Please use this identifier to cite or link to this item: https://une.intersearch.com.au/unejspui/handle/1959.11/1848
Title: Barriers to Girls' Accessing Primary Schooling in Post-Tsunami Sri Lanka: A Critical Ethnography of the Kalmunai Education Zone
Contributor(s): Zulfika, Sithy Fathima (author); Soliman, Izabel (supervisor); Tamatea, Laurence (supervisor); Ware, Helen (supervisor)
Conferred Date: 2009
Copyright Date: 2008
Handle Link: https://hdl.handle.net/1959.11/1848
Abstract: This research project explores the barriers to girls' access to schooling in Sri Lanka. Specifically it comprises a critical ethnographic investigation of those barriers preventing girls accessing primary schooling in the Kalmunai Education Zone (KEZ) in Northeast Sri Lanka. While the study was motivated by concern about the low numbers of girls returning to primary schooling following the Asian Tsunami (2004), it presents an analysis of this outcome that is linked to pre-tsunami social, economic, political and cultural dynamics, including the impact of ethnic tension and war. As a critical ethnography, the research project draws specifically upon the social theory of Pierre Bourdieu, and critical theory in general to identify and examine the range of barriers to girls accessing schooling. The study finds that an extensive and interconnecting range of factors coalesce to construct barriers to girls' schooling in the Kalmunai Education Zone. These factors, which range from specific religious assumptions about 'appropriate' lifestyles choices for girls, to safety and concerns about family economic welfare in conditions of poverty, are discussed in terms of Bourdieu's notions of economic, social and cultural capital. Together these various forms of capital are implicated in the barriers to girls' access to schooling. Analysis of the perceptions of the various stakeholders (the girls, parents, teachers and education officials) of girls' schooling shows that by and large girls' access to primary schooling in the KEZ is constrained by their location within a 'habitus', which largely constructs girls as subordinate to the interests of men. This research project concludes that while this is a dynamic, which has arguably intensified in the post-tsunami context, a comprehensive understanding of the barriers to girls accessing schooling in the post-tsunami context cannot be achieved without also acknowledging the nature of the girls' habitus and the various forms of capital exiting in the pre-tsunami context.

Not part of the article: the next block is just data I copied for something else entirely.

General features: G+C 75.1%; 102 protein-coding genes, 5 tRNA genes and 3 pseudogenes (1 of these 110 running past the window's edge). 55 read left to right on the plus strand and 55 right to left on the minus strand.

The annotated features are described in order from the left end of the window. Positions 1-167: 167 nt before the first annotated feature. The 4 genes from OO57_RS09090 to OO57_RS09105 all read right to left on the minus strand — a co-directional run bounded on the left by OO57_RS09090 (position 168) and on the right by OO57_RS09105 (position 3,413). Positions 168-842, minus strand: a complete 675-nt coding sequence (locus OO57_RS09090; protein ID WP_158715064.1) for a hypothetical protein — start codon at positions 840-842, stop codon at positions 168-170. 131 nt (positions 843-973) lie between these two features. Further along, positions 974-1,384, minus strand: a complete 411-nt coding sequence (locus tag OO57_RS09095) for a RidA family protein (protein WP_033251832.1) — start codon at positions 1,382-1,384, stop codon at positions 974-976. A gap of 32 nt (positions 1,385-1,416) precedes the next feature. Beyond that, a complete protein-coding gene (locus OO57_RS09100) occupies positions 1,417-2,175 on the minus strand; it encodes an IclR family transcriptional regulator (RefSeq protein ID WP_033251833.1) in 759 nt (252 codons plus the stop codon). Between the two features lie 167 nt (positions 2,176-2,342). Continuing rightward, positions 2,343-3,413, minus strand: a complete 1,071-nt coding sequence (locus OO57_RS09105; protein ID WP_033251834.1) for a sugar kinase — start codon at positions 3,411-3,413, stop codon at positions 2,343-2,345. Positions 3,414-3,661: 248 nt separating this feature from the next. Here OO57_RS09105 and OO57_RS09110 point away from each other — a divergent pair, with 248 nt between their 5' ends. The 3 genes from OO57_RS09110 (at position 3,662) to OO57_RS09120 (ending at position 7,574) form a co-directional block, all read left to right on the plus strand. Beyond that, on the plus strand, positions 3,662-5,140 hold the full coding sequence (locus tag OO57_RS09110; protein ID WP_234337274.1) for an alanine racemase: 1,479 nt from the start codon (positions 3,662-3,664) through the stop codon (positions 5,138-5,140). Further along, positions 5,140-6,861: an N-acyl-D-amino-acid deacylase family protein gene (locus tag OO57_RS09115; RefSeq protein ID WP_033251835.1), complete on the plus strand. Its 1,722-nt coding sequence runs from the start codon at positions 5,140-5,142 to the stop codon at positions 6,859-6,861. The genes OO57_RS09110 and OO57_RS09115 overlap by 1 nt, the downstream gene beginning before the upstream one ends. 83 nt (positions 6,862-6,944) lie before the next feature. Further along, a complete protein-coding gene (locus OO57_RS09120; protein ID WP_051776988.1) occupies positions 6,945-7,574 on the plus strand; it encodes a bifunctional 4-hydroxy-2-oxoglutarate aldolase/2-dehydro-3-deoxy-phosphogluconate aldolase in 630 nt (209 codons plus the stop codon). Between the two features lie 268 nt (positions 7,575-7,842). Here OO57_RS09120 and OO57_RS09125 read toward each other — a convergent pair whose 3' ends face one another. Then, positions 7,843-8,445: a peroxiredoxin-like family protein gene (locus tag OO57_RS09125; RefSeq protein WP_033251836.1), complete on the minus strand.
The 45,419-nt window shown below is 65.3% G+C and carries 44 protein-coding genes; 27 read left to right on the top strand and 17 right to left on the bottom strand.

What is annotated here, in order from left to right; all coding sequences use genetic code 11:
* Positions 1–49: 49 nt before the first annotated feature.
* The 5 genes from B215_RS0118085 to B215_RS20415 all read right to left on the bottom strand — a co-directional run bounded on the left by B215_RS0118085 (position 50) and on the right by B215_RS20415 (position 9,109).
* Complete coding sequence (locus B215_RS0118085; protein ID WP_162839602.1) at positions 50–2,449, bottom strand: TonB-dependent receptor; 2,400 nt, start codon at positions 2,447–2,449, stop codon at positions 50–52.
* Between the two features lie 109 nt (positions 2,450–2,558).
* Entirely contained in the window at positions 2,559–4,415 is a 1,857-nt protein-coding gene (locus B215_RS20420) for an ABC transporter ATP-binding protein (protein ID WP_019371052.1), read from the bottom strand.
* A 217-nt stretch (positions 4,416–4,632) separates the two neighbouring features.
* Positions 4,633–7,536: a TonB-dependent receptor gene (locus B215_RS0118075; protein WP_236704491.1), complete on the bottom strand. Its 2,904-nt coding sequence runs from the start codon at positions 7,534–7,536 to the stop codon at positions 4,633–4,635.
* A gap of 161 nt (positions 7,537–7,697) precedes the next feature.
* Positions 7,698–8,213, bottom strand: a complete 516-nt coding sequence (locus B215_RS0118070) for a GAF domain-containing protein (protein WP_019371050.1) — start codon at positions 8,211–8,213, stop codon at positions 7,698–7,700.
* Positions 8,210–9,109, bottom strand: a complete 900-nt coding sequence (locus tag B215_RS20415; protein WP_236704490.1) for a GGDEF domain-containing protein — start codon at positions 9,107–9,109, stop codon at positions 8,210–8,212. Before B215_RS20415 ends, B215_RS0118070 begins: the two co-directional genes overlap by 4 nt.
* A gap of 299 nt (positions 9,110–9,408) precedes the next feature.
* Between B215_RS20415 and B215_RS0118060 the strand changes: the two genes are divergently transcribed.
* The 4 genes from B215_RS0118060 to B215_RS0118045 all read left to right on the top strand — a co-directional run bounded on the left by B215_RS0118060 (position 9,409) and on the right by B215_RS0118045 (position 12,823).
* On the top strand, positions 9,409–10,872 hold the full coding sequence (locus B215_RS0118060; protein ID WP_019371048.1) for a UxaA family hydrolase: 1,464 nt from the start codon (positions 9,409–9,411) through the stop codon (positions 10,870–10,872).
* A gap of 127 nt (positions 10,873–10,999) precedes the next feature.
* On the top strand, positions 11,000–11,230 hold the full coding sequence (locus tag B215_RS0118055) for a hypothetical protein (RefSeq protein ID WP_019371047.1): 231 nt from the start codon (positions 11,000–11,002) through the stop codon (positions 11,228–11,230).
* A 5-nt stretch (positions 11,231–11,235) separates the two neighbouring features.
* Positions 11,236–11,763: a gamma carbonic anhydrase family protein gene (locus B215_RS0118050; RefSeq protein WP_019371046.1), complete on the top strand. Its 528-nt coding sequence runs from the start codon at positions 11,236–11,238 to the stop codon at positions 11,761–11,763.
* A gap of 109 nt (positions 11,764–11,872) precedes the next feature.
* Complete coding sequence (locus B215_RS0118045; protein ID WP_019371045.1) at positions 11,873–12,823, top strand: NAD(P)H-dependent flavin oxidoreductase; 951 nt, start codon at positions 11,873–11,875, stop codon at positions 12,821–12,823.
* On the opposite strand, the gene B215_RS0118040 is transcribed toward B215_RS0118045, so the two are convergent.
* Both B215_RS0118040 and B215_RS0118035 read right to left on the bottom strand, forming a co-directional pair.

Publication Type: Thesis Doctoral
Field of Research Codes: 130308 Gender, Sexuality and Education
169901 Gender Specific Studies
160809 Sociology of Education
Rights Statement: Copyright 2008 - Sithy Fathima Zulfika
Open Access Embargo: 2011-12-08
HERDC Category Description: T2 Thesis - Doctorate by Research
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Appears in Collections:School of Humanities, Arts and Social Sciences
Thesis Doctoral

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